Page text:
Letter from the Editors


Dear Readers,

Happy Women’s History Month!

Welcome to the third issue of Women Across Frontiers, which we devote to the critical topic of “Women and the Environment.”

Climate change affects everyone.

Yet women, particularly poor women in low income countries, are significantly more severely affected by climate change, environmental degradation, and natural disasters, than men. The reasons for this are quite straightforward. First, women are traditionally responsible for care giving and food production. As higher temperatures and extreme weather patterns lead to changes in ecosystems, desertification, and salinization and thus to lack of clean water, limited crop growth, loss of agricultural land, water sources for fishing, food for livestock, and firewood, women are forced to work harder, walk farther, make do with shrinking resources to feed their families or migrate altogether. This adds to poor women’s already high vulnerability to violence, sexual assault, unwanted pregnancies, and economic-sexual exploitation, especially as men leave their families to seek work in the cities or abroad.

Women are also substantially more likely than men to die in natural disasters, such as typhoons and earthquakes, than men. Once again, this has to do with traditional gender roles: as primary care givers, women spend more time indoors and are often trapped in collapsing buildings when disaster strikes, particularly as they may be unwilling to leave behind children or elderly parents. Furthermore, especially in conservative societies, women often have little access to early warning systems, don’t know how to swim, or are hampered from running by restrictive clothing. For example,Typhoon Haiyan that hit the Philippines in 2013, is reported to have killed over 6,300 people, of whom 64% were women.

Nonetheless, women are proving to be effective and creative agents of change in disaster mitigation as well as in the development of sustainable adaptation mechanisms. As traditionally responsible for producing food, women possess essential ecological knowledge and skills that are critical to finding solutions to environmental challenges.

As you’ll read in the following articles, women around the world are taking a leadership role in education and championing “green” behavior, attitudes and lifestyles.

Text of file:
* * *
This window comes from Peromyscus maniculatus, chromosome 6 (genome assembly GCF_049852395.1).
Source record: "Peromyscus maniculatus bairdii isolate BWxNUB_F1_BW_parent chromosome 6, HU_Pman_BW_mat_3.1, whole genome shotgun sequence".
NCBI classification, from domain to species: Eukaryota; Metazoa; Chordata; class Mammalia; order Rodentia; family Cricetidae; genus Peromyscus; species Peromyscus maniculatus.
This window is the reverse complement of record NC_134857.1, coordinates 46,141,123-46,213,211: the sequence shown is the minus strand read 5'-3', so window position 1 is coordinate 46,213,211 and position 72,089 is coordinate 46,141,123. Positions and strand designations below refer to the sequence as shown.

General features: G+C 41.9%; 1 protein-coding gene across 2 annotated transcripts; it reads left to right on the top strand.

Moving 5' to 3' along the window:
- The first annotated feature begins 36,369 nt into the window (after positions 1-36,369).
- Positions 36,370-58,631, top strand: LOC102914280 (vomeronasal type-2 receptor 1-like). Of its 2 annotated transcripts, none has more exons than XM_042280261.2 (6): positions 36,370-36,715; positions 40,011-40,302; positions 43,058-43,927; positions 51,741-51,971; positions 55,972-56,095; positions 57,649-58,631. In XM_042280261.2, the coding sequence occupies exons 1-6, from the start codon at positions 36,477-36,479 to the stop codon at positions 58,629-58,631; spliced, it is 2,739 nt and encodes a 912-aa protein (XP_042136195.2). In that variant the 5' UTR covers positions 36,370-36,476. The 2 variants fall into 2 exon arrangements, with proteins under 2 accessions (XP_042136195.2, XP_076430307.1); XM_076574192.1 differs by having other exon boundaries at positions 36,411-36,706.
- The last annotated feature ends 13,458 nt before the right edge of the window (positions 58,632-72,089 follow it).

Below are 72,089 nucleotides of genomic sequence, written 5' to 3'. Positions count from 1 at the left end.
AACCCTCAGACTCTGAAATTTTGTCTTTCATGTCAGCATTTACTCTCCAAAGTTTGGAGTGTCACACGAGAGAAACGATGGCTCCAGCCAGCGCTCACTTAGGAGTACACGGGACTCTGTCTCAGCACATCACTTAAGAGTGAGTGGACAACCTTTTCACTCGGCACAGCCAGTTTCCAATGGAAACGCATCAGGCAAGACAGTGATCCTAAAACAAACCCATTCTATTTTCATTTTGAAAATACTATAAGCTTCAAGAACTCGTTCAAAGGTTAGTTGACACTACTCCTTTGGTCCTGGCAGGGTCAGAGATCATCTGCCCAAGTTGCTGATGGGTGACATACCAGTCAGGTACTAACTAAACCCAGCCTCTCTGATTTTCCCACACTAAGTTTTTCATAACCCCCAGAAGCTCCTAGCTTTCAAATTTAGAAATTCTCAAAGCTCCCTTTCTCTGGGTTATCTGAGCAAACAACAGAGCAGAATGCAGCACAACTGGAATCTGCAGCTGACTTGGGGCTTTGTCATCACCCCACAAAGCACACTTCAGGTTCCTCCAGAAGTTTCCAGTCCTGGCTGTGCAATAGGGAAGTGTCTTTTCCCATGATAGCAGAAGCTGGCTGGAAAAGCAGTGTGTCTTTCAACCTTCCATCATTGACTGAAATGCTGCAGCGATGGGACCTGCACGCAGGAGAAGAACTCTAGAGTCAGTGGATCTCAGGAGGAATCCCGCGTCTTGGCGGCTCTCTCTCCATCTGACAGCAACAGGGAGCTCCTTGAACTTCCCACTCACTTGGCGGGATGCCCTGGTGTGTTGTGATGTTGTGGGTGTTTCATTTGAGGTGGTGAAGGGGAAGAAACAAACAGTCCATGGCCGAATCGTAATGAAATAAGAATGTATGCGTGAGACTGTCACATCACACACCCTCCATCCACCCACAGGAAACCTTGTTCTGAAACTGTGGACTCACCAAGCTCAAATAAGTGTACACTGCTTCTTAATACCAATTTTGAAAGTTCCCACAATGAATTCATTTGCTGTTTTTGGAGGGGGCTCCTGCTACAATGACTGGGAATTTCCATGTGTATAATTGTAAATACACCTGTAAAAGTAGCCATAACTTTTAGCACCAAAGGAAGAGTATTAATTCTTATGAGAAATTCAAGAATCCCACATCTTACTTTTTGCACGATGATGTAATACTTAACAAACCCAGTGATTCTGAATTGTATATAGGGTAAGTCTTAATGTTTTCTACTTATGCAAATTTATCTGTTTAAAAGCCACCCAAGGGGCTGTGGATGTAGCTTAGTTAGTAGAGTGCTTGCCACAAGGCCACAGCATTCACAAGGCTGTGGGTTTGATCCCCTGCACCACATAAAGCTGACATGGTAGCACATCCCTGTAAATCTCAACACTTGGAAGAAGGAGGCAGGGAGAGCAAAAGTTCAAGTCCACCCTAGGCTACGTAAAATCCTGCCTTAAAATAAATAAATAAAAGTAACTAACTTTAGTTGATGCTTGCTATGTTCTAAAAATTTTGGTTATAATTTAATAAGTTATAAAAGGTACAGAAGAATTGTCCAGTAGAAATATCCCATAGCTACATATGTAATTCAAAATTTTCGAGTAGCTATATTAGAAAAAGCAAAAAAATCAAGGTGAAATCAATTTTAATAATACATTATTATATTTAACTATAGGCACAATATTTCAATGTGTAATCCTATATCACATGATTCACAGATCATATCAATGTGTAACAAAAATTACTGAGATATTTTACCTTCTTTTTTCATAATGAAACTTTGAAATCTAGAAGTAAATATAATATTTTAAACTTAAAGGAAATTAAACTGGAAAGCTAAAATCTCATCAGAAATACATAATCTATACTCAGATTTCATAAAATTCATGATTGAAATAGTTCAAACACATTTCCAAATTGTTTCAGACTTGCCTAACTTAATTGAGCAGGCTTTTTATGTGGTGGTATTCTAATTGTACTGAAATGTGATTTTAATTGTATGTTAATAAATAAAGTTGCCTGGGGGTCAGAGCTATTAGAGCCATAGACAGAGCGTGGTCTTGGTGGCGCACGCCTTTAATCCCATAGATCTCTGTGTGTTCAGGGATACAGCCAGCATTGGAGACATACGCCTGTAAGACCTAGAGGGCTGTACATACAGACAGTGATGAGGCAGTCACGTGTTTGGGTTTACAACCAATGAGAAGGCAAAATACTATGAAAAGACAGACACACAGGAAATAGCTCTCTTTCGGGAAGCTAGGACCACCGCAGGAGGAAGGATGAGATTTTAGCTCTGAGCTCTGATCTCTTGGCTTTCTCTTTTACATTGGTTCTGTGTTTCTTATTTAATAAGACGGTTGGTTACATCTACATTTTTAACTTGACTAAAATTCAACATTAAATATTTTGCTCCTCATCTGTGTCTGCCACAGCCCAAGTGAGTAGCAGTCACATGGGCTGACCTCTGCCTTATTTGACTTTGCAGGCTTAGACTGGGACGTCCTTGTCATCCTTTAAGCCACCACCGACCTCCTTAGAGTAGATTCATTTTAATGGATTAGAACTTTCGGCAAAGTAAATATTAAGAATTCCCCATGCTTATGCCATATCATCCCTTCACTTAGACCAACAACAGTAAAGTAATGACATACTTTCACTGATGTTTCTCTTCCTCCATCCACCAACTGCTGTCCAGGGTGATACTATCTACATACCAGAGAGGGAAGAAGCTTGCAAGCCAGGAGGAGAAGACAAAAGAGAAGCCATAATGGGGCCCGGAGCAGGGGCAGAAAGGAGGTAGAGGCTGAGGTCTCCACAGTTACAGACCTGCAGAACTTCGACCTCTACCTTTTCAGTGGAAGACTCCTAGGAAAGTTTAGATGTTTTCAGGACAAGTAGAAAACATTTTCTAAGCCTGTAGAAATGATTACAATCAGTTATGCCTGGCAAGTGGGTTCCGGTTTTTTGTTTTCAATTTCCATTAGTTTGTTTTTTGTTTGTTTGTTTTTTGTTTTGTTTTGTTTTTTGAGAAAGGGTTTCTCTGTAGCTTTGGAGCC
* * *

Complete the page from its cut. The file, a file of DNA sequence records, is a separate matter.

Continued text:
But much more work needs to be done. The December 2015 Paris Agreement, in which more than 150 nations have pledged to gradually reduce the amount of carbon-dioxide they emit into the atmosphere, and the Sendai Framework, that recognizes the importance of integrating a gender dimension in Disaster Risk Reduction (DRR) are, certainly, a good start. However, empowering women to become part of actual decision-making is the next, crucial, step. Governments, businesses and civil society organizations must work to ensure that more women are represented in climate negotiations and climate actions.

To that end, WAF supports the Women’s Global Call for Climate Justice campaign, organized collectively by a group of regionally diverse women’s rights and feminist organizations, brought together by the urgent need for just action on climate change.

We invite you to join us in this initiative by endorsing the call, becoming a partner or sharing an action.

Thank you for your support!

Warm regards,

Sylvia, Karina and the WAF team


Issue Highlights

– In Uganda, women are working at the frontline of climate change adaptation.

– Unique initiatives help women cope with the gender-disparate impact of natural disasters in the Philippines.

– Women in remote villages of Nepal bear the burden of severe water scarcity.

– Loss of agricultural land in Northern Nigeria due to climate change helps give rise to Boko Haram.

– David Bowie anticipated today’s dialogue on gender binaries.

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